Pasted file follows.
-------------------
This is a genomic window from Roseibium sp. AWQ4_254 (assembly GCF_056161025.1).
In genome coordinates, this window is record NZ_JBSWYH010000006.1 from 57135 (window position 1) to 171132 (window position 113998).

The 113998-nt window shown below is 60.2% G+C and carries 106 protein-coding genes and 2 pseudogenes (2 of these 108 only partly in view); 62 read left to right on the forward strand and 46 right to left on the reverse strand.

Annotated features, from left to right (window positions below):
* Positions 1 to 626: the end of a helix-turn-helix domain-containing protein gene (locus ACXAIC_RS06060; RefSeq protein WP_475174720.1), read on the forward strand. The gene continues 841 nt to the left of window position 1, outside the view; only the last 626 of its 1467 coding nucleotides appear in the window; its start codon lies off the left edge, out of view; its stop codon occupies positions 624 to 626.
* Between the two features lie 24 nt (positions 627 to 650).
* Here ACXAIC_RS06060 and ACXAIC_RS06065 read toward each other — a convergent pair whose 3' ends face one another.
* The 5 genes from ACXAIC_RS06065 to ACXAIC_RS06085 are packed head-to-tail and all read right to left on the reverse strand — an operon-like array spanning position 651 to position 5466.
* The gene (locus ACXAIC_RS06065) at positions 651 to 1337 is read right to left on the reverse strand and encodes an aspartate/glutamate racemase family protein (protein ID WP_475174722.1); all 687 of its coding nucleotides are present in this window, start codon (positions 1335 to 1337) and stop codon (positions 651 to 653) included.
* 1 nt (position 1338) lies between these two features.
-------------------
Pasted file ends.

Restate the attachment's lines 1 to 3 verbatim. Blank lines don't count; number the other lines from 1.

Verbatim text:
This is a genomic window from Roseibium sp. AWQ4_254 (assembly GCF_056161025.1).
In genome coordinates, this window is record NZ_JBSWYH010000006.1 from 57135 (window position 1) to 171132 (window position 113998).

The 113998-nt window shown below is 60.2% G+C and carries 106 protein-coding genes and 2 pseudogenes (2 of these 108 only partly in view); 62 read left to right on the forward strand and 46 right to left on the reverse strand.